I was told that the uptake reel was messed up on it but it is physically functioning. I learned how to put a reel on and how to thread it. The heads pass signal and it’s kinda ok, but even with tracking and skew adjustment, it is still crappy, with lines running through the picture and a weird throbbing of signal. Ken says I should get the waveform vector scope out of the vomit pile storage unit and hook it up to see what the signal is doing.
Scope: digitization of all open reel-to-reel video tapes included in the “Street Scenes” Series created by Fort Wayne Public Library between 1974-1976. The entire FWPL collection consists of 169 reels with the Street Scenes series consisting of 16 tapes.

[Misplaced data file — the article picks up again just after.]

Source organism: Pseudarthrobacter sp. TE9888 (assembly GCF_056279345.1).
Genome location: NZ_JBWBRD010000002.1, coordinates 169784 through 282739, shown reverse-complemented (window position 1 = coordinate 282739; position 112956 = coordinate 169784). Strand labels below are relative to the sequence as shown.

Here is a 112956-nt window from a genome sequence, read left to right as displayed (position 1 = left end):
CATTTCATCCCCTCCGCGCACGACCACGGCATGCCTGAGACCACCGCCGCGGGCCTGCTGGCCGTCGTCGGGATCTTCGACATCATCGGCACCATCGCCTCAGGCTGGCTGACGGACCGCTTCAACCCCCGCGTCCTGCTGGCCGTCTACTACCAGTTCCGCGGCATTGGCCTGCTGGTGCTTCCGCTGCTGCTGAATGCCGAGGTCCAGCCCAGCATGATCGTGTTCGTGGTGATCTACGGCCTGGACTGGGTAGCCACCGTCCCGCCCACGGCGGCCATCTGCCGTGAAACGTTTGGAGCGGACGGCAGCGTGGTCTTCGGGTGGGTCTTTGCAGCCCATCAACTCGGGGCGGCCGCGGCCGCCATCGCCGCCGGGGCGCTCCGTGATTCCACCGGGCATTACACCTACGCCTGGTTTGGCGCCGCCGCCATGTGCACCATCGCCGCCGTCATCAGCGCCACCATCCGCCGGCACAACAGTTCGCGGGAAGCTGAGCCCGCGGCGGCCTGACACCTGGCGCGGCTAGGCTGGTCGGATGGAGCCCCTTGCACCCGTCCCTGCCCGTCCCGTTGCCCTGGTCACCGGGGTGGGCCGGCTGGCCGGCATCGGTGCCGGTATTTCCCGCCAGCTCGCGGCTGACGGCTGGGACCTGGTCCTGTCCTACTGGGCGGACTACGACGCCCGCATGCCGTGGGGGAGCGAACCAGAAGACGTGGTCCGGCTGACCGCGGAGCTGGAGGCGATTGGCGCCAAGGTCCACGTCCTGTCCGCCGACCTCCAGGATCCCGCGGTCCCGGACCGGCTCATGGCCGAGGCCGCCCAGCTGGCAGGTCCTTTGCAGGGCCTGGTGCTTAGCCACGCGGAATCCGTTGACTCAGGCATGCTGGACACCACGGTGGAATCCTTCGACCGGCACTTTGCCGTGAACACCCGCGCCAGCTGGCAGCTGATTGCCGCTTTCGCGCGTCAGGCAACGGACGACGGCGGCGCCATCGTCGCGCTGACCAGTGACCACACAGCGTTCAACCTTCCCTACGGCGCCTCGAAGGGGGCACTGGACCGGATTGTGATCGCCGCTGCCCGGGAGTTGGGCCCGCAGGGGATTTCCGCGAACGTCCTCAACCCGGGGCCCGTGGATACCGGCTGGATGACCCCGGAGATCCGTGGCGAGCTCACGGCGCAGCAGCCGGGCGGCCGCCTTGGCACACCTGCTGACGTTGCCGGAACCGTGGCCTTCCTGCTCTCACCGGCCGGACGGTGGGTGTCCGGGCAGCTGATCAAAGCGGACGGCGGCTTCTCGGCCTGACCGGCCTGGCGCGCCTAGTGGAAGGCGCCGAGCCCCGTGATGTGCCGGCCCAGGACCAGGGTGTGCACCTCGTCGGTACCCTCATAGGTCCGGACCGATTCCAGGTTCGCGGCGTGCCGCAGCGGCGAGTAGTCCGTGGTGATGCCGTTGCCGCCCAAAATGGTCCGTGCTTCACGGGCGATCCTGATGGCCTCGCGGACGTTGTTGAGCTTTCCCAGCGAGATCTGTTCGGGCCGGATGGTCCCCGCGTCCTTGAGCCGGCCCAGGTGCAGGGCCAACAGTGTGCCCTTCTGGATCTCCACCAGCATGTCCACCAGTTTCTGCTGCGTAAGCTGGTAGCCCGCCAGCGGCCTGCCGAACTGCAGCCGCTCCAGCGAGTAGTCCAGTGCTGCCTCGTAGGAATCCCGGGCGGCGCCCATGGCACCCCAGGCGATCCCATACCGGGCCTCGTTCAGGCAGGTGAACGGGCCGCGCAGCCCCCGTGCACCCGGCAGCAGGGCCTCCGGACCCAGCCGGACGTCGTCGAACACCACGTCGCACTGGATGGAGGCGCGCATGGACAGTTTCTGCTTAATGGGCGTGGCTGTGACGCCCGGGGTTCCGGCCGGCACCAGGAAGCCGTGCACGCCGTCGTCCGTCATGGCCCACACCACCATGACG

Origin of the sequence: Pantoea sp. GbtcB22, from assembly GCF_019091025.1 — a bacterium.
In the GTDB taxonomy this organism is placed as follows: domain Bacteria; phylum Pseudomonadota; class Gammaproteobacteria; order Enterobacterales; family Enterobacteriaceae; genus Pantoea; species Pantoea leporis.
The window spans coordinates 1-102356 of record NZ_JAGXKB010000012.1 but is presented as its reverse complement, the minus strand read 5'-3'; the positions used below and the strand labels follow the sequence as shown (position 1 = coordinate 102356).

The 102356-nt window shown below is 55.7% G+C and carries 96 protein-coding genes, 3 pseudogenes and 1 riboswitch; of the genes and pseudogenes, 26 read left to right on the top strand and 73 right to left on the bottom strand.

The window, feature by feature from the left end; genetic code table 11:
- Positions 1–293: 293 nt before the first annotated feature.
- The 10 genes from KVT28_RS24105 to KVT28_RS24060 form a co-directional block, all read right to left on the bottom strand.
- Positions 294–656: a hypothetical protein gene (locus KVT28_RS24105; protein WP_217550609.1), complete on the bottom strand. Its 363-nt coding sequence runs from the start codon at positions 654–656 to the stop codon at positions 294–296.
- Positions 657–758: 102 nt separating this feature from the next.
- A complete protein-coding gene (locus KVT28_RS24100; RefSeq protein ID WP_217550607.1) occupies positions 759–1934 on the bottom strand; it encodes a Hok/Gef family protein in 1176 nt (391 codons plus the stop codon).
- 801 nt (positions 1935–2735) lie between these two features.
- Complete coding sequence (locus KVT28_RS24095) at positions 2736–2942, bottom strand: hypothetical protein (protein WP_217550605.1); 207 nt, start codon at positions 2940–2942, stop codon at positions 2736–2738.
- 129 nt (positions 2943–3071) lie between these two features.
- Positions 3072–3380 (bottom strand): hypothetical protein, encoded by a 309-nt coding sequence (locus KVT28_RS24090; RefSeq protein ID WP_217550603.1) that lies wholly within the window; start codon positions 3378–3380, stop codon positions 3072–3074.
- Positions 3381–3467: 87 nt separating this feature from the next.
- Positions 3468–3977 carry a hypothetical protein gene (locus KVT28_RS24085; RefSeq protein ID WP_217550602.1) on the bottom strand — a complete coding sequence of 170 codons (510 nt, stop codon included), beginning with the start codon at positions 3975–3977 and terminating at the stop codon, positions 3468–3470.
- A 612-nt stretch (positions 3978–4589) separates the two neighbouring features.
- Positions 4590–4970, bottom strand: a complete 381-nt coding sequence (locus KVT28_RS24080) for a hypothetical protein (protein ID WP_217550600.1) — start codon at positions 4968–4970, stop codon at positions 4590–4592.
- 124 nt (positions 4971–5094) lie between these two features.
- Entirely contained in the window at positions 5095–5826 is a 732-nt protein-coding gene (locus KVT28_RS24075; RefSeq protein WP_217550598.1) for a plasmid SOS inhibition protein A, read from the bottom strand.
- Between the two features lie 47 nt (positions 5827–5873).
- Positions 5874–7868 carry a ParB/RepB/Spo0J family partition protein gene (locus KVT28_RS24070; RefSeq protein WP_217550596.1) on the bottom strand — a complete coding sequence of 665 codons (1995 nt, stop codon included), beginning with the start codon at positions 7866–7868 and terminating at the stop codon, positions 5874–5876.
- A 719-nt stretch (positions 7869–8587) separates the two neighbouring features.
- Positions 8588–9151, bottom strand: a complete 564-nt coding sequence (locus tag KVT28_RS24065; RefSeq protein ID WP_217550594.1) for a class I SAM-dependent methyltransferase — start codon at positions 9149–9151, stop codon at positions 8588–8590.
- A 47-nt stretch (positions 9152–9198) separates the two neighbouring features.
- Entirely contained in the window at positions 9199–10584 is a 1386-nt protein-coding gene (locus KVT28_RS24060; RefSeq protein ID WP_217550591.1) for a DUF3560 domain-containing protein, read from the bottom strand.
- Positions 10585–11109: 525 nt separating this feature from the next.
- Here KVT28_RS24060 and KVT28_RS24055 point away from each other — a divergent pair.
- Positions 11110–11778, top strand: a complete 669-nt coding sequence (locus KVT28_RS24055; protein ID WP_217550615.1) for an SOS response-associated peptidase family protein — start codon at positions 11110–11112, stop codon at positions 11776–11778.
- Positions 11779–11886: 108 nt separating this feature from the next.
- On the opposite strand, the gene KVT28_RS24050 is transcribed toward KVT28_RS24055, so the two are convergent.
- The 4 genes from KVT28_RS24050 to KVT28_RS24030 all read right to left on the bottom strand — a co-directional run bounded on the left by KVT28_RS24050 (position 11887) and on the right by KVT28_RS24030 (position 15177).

Overview: the project will begin with digitizing the 6 tapes that remain unprocessed. This will complete the collection for playback on the channel and inclusion on the Allen County Public Library’s Youtube page for use in this year’s Indiana Bi-Centennial Celebrations. Older( 2000s era) files will be reviewed to see if redigitization will create a better product in cases where there is significant drop out detected.
Process: Access Fort Wayne, a department of the Allen County Public Library will provide an open reel playback machine that will feed signal to an oscilloscope, time base corrector, DV digital tape machine and DVD recorder. The original metadata will be transcribed into an Excel spreadsheet, a screen capture will be made of each file. The original paper catalog (FWPL-TV Video Catalog) will be digitized and saved as a PDF. The original reels will be inspected and stored with copies of the digitized content and labeled with the old FWPL catalog number as well as the current AFW catalog number.